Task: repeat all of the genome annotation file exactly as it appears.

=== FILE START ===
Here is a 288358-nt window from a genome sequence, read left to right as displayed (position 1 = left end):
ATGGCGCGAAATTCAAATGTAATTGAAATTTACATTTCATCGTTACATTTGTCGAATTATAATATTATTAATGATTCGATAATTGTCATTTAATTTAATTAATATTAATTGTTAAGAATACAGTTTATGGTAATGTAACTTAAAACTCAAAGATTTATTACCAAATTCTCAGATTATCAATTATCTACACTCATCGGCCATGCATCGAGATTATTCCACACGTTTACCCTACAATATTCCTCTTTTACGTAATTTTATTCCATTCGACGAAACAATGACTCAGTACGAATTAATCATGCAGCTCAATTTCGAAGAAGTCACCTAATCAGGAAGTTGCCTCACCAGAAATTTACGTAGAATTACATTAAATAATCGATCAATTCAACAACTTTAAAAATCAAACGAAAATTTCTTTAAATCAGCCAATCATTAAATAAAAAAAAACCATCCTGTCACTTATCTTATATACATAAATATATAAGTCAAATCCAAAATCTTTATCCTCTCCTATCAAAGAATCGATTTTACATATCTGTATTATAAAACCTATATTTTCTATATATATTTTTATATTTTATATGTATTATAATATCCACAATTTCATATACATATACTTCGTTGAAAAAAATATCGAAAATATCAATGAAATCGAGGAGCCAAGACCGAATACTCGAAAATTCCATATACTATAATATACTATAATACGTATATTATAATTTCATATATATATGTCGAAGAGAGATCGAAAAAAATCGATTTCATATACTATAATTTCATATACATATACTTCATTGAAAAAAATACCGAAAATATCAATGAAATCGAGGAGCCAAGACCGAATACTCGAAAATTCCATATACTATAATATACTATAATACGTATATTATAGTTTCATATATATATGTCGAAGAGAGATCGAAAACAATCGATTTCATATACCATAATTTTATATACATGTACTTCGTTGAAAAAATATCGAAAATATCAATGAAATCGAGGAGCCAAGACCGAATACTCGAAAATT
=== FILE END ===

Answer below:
Here is a 288358-nt window from a genome sequence, read left to right as displayed (position 1 = left end):
ATGGCGCGAAATTCAAATGTAATTGAAATTTACATTTCATCGTTACATTTGTCGAATTATAATATTATTAATGATTCGATAATTGTCATTTAATTTAATTAATATTAATTGTTAAGAATACAGTTTATGGTAATGTAACTTAAAACTCAAAGATTTATTACCAAATTCTCAGATTATCAATTATCTACACTCATCGGCCATGCATCGAGATTATTCCACACGTTTACCCTACAATATTCCTCTTTTACGTAATTTTATTCCATTCGACGAAACAATGACTCAGTACGAATTAATCATGCAGCTCAATTTCGAAGAAGTCACCTAATCAGGAAGTTGCCTCACCAGAAATTTACGTAGAATTACATTAAATAATCGATCAATTCAACAACTTTAAAAATCAAACGAAAATTTCTTTAAATCAGCCAATCATTAAATAAAAAAAAACCATCCTGTCACTTATCTTATATACATAAATATATAAGTCAAATCCAAAATCTTTATCCTCTCCTATCAAAGAATCGATTTTACATATCTGTATTATAAAACCTATATTTTCTATATATATTTTTATATTTTATATGTATTATAATATCCACAATTTCATATACATATACTTCGTTGAAAAAAATATCGAAAATATCAATGAAATCGAGGAGCCAAGACCGAATACTCGAAAATTCCATATACTATAATATACTATAATACGTATATTATAATTTCATATATATATGTCGAAGAGAGATCGAAAAAAATCGATTTCATATACTATAATTTCATATACATATACTTCATTGAAAAAAATACCGAAAATATCAATGAAATCGAGGAGCCAAGACCGAATACTCGAAAATTCCATATACTATAATATACTATAATACGTATATTATAGTTTCATATATATATGTCGAAGAGAGATCGAAAACAATCGATTTCATATACCATAATTTTATATACATGTACTTCGTTGAAAAAATATCGAAAATATCAATGAAATCGAGGAGCCAAGACCGAATACTCGAAAATT